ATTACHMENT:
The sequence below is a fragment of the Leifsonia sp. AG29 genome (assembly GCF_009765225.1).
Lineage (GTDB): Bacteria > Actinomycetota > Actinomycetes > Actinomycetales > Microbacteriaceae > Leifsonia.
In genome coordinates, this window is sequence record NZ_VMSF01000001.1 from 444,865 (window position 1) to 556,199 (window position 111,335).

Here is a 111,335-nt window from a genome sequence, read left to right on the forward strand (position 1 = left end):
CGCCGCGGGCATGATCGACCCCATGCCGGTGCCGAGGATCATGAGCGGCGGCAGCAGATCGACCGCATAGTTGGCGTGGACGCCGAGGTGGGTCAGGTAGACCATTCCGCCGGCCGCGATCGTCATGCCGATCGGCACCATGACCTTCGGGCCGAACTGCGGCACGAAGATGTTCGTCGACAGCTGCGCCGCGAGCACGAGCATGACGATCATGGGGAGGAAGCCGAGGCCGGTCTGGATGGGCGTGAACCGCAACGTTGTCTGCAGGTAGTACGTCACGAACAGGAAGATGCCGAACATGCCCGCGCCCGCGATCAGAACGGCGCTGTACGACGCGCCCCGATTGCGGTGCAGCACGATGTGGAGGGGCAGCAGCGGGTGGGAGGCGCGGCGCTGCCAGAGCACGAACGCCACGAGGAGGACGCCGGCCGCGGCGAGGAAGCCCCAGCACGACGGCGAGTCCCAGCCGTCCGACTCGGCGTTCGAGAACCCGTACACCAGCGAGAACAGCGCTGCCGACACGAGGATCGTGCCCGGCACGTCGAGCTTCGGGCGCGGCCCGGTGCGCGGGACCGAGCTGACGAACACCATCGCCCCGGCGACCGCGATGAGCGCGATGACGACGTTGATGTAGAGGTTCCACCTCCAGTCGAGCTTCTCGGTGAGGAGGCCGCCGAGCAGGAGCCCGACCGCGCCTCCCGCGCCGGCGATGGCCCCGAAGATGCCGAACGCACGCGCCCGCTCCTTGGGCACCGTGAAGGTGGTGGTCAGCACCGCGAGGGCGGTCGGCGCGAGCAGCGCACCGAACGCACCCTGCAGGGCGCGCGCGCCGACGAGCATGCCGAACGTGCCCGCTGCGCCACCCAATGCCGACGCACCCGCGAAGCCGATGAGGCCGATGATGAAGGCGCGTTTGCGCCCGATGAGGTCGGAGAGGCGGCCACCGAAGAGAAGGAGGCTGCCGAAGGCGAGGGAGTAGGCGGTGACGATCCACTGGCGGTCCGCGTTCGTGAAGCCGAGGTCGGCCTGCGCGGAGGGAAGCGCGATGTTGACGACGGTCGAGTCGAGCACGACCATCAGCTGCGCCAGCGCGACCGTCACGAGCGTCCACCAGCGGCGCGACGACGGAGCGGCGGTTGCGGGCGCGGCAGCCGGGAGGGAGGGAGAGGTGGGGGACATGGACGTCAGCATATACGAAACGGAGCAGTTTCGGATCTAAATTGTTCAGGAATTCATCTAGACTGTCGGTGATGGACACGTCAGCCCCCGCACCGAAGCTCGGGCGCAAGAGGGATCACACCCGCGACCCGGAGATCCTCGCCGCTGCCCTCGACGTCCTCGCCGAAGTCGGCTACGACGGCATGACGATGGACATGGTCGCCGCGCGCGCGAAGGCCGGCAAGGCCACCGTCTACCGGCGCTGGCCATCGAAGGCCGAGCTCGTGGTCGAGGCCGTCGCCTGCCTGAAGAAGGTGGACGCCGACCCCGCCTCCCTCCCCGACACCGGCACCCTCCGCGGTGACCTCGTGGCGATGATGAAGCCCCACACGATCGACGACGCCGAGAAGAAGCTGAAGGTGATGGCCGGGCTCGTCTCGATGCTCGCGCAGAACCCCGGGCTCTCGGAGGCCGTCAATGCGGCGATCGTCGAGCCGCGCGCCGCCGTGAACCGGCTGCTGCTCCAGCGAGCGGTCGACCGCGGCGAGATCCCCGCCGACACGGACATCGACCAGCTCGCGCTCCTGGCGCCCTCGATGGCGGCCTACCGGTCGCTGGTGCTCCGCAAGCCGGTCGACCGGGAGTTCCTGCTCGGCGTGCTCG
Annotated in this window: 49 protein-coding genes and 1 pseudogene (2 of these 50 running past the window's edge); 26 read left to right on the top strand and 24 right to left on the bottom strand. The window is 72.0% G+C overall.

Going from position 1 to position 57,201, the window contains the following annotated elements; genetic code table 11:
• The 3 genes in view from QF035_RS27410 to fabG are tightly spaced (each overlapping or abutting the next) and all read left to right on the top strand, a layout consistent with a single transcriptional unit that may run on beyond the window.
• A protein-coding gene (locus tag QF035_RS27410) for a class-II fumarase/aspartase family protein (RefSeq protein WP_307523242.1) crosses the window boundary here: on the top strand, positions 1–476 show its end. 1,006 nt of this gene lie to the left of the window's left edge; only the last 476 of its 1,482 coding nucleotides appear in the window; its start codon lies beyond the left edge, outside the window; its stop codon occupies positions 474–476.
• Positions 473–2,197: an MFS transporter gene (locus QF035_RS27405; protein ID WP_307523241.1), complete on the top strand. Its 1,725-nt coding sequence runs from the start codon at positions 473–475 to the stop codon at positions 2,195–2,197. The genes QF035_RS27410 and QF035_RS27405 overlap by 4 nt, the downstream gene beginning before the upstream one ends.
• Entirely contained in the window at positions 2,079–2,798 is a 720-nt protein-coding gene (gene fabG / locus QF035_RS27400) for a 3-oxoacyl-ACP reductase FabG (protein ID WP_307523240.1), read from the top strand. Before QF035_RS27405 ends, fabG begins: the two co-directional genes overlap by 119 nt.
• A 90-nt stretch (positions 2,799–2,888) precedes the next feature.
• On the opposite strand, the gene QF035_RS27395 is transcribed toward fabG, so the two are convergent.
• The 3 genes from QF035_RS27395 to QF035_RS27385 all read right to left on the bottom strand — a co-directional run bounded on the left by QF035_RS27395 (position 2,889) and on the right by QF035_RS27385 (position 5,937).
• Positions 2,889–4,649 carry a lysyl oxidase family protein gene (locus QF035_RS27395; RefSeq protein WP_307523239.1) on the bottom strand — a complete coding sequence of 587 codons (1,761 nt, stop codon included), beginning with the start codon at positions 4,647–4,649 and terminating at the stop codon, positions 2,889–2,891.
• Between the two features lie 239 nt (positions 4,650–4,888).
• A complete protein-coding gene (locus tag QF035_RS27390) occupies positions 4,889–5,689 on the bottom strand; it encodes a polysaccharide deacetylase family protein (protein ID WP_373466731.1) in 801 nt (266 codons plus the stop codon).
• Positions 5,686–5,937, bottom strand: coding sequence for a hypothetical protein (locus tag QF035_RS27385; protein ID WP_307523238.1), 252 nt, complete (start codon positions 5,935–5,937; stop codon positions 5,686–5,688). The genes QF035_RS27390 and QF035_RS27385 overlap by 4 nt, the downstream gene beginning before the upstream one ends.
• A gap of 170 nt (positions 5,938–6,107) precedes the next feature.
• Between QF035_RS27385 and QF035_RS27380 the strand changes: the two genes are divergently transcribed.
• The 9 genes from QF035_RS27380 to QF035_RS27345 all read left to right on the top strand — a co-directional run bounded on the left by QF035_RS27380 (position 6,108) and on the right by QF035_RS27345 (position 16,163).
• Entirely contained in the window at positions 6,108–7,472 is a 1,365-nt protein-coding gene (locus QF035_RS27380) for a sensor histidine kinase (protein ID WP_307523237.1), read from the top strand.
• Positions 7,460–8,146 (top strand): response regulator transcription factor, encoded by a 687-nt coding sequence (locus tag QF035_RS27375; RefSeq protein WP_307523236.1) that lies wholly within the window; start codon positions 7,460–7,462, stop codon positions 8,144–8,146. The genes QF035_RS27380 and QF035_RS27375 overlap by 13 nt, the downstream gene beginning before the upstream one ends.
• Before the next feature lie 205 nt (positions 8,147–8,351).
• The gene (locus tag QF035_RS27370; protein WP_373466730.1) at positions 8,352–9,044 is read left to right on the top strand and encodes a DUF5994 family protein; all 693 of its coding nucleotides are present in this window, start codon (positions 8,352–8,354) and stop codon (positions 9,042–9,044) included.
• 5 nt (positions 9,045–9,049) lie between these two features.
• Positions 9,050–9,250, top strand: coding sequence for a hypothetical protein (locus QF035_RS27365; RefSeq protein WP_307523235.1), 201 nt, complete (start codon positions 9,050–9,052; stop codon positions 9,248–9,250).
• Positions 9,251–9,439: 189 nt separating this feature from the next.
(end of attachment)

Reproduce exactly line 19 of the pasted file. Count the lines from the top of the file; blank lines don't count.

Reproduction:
• A gap of 170 nt (positions 5,938–6,107) precedes the next feature.